Ellis Island, New York.

I have wanted to visit Ellis Island since learning about immigration during my undergraduate degree. I finally got there in 2019, and I certainly was not disappointed. 

Ellis Island first opened it’s doors in 1892, and closed in 1954. At it’s peak, approximately 5,000-10,000 immigrants passed through Ellis Island every day. It is estimated that about 12 million immigrants passed through Ellis Island during the time of its operation. 

Several laws and legislation were put in place to restrict immigration starting in 1882, with the Chinese Exclusion Act.  This was followed in 1894, by the Immigration Restriction League and the Dillingham Commission in 1911. In 1917, literacy tests were introduced meaning that immigrants had to pass reading and writing tests in order to be granted entry to the US.  This meant that many poorer immigrants, especially those from eastern Europe, with no education failed the tests and were denied entry. The Immigrant Quota Act of 1921, restricted immigrant numbers to 357,000 per year, and the National Origins Act of 1924, reduced immigration even further to 150,000 per year.  A culmination of these resulted in Ellis Island becoming redundant and finally closing it’s doors in 1954. 

On the 11th of May 1965, Ellis Island became part of the National Park Service and in 1976, Ellis Island opened to the public.  In 1984, it was renovated with $160 million from donations made to The Statue of Liberty – Ellis Island Foundation, Inc. in partnership with the National Park Service.  The project was completed in 1990, and Ellis Island reopened to the public. 

Below are a few pictures that I took whilst visiting Ellis Island along with a video for a more in-depth look inside the buildings.  I tried to include as much of the museum as I could on the video for those people who can not get there in person. 

The Great Hall.

Located on the 1st Floor is the Baggage Room, Journeys: The Peopling of America 1550-1890, Journeys: New Eras of Immigration 1945- Present, and the American Family Immigration History Center. On the 2nd Floor there is the Registry Room (Great Hall), the Hearing Room, Theater 2, and two exhibit galleries: Through America’s Gate and Peak Immigration Years: 1880-1924. Finally, located on the 3rd floor there is the Bob Hope Memorial Library, Dormitory Room, and the exhibits: Ellis Island Chronicles, Treasures From Home, Silent Voices, and Restoring a Landmark.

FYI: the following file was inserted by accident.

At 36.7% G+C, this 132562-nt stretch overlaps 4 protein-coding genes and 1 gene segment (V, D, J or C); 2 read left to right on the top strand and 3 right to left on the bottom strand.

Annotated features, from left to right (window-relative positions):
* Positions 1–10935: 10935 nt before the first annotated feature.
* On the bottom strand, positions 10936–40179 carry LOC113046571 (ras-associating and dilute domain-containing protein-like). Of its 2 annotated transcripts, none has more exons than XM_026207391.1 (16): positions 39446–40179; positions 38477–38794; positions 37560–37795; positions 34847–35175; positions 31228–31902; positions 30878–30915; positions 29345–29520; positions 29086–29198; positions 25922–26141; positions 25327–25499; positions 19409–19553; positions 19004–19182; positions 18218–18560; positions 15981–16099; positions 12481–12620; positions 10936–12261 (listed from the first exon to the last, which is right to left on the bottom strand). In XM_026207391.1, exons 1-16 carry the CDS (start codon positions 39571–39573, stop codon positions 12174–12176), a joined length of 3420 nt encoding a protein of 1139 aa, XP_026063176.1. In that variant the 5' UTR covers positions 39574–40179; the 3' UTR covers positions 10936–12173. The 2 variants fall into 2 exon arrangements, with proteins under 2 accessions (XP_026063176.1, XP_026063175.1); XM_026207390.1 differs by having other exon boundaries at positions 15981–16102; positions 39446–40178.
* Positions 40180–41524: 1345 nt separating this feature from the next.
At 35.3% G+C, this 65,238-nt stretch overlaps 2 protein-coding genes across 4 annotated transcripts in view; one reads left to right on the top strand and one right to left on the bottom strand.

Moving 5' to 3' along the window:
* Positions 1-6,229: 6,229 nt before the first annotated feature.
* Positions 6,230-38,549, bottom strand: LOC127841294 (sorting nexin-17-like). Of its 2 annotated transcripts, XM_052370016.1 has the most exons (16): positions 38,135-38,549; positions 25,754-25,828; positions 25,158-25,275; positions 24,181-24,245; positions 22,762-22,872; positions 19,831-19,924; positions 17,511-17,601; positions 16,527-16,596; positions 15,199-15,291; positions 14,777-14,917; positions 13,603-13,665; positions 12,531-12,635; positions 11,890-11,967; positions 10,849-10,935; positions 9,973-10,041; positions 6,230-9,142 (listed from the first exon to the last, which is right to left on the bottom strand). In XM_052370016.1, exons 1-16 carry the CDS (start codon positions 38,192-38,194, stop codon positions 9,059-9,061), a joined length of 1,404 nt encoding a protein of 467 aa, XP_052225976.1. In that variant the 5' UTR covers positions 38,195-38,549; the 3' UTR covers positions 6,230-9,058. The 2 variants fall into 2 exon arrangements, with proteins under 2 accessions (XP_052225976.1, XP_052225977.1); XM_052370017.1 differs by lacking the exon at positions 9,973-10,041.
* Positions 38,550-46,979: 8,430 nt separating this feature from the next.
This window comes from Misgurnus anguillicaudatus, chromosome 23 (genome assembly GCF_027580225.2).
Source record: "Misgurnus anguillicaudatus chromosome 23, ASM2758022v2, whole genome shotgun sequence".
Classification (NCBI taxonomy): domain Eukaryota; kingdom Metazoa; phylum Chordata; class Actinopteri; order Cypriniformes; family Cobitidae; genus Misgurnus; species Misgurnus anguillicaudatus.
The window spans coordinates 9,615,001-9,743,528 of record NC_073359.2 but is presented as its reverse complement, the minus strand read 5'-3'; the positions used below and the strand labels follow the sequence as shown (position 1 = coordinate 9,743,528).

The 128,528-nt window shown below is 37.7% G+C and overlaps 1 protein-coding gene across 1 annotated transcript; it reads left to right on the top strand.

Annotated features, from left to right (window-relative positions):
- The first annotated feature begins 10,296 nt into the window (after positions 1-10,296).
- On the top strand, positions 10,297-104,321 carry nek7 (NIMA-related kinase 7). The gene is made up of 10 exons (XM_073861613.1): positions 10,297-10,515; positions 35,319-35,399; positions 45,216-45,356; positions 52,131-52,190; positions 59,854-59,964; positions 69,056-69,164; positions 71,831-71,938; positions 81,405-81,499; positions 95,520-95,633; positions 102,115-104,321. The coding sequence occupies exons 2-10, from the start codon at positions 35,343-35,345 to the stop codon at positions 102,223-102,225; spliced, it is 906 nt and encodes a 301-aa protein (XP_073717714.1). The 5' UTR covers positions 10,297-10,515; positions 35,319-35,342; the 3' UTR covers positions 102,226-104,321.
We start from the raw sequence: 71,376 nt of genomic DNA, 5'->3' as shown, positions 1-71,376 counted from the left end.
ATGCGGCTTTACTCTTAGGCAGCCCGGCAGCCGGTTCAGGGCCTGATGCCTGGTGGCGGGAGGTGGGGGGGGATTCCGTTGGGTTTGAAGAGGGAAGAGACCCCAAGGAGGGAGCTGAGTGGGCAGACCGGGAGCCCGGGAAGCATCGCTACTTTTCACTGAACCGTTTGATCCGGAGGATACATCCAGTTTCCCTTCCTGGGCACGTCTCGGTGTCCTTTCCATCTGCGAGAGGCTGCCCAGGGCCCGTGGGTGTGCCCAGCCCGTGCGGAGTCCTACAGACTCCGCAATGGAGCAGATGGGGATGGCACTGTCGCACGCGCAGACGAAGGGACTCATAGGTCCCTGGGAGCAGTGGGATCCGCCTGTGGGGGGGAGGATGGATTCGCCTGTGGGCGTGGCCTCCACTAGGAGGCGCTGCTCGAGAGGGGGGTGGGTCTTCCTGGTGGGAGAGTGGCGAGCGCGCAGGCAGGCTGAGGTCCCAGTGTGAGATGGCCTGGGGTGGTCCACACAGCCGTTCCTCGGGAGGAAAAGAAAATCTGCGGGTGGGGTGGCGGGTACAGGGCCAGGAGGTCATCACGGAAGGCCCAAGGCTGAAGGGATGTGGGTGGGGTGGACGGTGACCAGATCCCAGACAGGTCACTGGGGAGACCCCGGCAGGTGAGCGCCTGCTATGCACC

The museum has a lot to look around and take in so leave yourself plenty of time. Definitely buy tickets in advance.  Tickets start at $18.50 and also include Liberty Island https://www.statuecruises.com/statue-liberty-and-ellis-island-tickets/  

I would definitely advise you to book an early security check (the ticket time is your security check time, not your ferry time). I arrived at 8.30 am (my ticket time was 9 am) and there was no line so I got straight through. By the time I returned from the island, just after lunch time the queue was huge.

There is a free audio guide also included in your ticket price.  On both Liberty Island and Ellis Island there are cafe’s, but the food could definitely be improved, they only seemed to serve fast food. I was there in the morning and there were no breakfast options.  

Ellis Island is open every day except the fourth Thursday in November (Thanksgiving) and December 25.

More information on the history of Ellis Island can be found here and here.

Thanks for reading. 

http://www.shutterstock.com/g/Elizabethmaher?rid=2892667

2 thoughts on “Ellis Island, New York.

  1. What a great idea to include the video. It is nice when you get to go to a place for the first time that you have a little knowledge about what you are seeing.

    Like

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